Cappiello was a professor at the University of Buffalo for 25 years. During that time, he taught an introductory course on health care and human services that touched on the costs to consumers. He said it was clear even then, that the cost of health care was going to escalate out of control.

To qualify for Medicaid payments of nursing home care in New York State, residents are permitted to own no more than $15,450 in nonexempt assets. However, elder lawyers, whose practices focus on these exact issues, say that the way to protect the family’s assets, is to take steps years before nursing home care is needed. Some general recommendations:

  • Signing over the deed of the home to children or any others who would otherwise inherit it from you in a will. The transaction would need to stipulate that you have life use of the home.
  • Establishing an irrevocable trust, that upon death, transfers the house to the beneficiaries. There must be language that ensures that you have life use of the house.
  • Giving away savings and other financial assets.

Transfers of any assets must take place more than five years before applying for Medicaid nursing home coverage. If they have been given away or transferred within the five year “look-back” period, then there is a chance that they may still qualify, or they may have to wait five years.

That is why planning with an experienced elder law attorney is so critical for families, especially when one of the spouses is facing a known illness that will get worse with time. There are steps that can be taken, but they must be done in a timely manner.

Many older people are not exactly jumping with joy at the idea of handing over their assets, even when relationships with adult children are good. The idea of giving up assets and the family home is a marker of the passage of time and the inevitability of death. These are not things that we enjoy considering. However, taking these steps in advance, can make a huge difference in the quality of the well spouse’s life.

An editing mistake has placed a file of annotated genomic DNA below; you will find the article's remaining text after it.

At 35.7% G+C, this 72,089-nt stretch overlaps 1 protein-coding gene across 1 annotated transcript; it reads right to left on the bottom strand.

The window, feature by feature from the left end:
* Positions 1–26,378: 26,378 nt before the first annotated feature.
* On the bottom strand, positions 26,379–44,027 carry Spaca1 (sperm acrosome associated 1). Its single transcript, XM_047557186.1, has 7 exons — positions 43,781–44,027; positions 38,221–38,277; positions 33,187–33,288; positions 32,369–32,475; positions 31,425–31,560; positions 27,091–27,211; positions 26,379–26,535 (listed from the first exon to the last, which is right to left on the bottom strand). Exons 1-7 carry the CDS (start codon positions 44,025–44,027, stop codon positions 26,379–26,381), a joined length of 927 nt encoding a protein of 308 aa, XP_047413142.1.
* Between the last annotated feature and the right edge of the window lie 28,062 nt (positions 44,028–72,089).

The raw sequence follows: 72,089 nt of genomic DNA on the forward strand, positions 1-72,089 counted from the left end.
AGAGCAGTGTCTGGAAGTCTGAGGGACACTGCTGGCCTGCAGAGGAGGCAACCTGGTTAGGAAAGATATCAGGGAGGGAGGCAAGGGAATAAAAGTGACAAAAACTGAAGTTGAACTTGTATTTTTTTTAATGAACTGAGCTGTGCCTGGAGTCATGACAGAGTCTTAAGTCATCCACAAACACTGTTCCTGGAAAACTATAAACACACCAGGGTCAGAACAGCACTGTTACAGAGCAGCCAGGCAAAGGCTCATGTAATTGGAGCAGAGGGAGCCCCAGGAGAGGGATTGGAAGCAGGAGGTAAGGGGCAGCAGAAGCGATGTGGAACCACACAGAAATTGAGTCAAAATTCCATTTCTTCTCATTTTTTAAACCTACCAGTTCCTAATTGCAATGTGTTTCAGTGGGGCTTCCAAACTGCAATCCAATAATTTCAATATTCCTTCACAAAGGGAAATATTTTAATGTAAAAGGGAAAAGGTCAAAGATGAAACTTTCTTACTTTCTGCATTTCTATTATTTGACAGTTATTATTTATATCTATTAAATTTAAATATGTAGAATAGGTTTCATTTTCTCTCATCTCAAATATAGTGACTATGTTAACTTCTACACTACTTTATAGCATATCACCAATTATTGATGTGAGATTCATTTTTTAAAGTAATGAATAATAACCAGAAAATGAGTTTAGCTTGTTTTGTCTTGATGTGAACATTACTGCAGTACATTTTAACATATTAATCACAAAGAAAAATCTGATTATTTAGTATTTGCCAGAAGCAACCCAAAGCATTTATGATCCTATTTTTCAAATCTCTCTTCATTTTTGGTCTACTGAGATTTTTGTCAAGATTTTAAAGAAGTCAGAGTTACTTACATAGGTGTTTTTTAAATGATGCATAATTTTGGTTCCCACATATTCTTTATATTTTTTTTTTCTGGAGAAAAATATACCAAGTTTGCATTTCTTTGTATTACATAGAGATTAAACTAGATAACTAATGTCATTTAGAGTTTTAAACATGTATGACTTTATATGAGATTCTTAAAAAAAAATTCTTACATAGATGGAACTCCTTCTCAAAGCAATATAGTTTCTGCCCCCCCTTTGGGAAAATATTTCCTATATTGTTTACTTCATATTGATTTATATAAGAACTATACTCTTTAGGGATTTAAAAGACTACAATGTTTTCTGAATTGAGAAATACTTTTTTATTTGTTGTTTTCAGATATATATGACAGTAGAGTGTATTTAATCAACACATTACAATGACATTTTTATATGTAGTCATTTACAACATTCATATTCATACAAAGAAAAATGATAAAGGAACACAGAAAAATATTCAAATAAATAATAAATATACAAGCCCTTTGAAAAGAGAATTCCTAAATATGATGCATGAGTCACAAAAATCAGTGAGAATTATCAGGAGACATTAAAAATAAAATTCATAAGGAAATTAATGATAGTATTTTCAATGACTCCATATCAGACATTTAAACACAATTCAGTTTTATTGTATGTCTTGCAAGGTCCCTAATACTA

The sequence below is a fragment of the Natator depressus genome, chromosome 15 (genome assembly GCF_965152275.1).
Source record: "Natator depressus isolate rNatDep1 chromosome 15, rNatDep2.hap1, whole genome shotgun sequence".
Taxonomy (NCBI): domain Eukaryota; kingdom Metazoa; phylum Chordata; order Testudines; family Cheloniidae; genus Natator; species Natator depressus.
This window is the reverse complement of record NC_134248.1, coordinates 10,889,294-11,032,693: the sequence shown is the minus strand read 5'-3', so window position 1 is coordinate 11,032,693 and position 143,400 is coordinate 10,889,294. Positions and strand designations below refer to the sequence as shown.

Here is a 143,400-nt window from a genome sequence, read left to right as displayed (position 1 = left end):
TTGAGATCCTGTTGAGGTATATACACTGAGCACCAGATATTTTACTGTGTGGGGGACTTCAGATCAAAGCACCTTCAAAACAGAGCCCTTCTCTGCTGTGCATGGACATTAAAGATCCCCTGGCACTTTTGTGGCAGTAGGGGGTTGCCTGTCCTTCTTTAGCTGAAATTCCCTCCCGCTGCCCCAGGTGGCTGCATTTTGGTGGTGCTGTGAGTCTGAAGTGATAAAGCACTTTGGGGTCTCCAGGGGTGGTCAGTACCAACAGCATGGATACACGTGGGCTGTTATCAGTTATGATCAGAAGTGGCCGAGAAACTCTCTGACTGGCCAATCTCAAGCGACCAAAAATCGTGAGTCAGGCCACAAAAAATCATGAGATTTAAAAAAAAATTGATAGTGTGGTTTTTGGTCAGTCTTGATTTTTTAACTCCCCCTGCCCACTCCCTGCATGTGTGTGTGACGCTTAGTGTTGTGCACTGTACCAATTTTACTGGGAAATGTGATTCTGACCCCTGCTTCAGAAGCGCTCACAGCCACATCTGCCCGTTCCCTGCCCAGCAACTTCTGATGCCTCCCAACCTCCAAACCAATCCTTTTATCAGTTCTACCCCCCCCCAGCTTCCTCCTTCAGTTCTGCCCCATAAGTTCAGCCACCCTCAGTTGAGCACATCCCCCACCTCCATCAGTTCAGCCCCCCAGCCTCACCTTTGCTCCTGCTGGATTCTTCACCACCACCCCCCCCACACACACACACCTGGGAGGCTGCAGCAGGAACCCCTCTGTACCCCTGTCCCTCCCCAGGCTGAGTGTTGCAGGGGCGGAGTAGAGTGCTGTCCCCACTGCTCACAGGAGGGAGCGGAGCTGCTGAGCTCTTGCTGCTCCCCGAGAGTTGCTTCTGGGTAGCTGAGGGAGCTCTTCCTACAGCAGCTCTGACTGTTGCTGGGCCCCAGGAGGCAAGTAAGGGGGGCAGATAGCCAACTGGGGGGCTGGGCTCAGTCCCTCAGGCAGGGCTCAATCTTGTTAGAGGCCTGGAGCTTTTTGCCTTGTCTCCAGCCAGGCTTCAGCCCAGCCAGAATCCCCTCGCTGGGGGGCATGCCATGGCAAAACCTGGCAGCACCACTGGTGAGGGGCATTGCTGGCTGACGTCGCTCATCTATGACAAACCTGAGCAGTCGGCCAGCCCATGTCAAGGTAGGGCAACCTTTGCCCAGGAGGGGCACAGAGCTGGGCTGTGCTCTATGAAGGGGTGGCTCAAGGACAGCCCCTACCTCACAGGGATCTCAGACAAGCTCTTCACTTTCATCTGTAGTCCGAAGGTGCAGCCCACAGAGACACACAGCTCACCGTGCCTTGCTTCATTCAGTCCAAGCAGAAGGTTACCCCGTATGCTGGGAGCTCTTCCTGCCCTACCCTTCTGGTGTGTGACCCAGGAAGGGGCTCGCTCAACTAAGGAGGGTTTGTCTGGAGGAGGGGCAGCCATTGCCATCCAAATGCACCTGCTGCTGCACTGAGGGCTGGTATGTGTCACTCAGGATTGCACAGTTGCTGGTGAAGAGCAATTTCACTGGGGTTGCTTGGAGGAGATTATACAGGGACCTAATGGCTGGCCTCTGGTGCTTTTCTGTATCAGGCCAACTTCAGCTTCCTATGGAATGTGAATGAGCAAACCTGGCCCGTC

It should be noted that a sick spouse can move assets to a healthy spouse, to make the sick spouse lawfully poor and eligible for Medicaid. There is no look back period or penalty for interspousal transfers. This sounds like a very simple solution. However, these are complex matters that need the help of an experienced attorney. If it were so easy, countless spouses would not be facing their own impoverishment because of an ill spouse.

Reference: Insurance News Net (Feb. 4, 2019) “How to Keep LTC Costs From Devouring Your Client’s Life Savings”

Planning for the Sad Truth of Growing Old Together

If it’s any comfort, there are now some 20 million widows and widowers in America, according to a study from Merrill Lynch and Age Wave that focuses on widowhood, as reported by CBS News’ Moneywatch in “A retirement planning must-do for married couples.” The study, “Widowhood: The Loss Couples Rarely Plan for—and Should” takes a detailed look at what happens, when the first spouse dies.

It should be noted that women are three times as likely as men to be the surviving spouse, since women historically tend to live longer. Widowers tend to marry younger women, leaving many older women to need to learn how to live as senior singles.

More than half of all of those surveyed who had lost a spouse, said they had not planned for it.  More than three-quarters of married retirees said they would not be financially prepared for retirement, if their spouse passed away.

Losing a spouse is the hardest thing for married people, particularly if they have never been single. Some 75% of those who had lost a spouse, said it was the single hardest thing they’d ever had to deal with. Half of them experience a household decline in income of 50%—or more. Adjusting to that loss of income is a big concern.

When the first spouse passes, the surviving spouses report that they were overwhelmed with paperwork and didn’t know how to begin.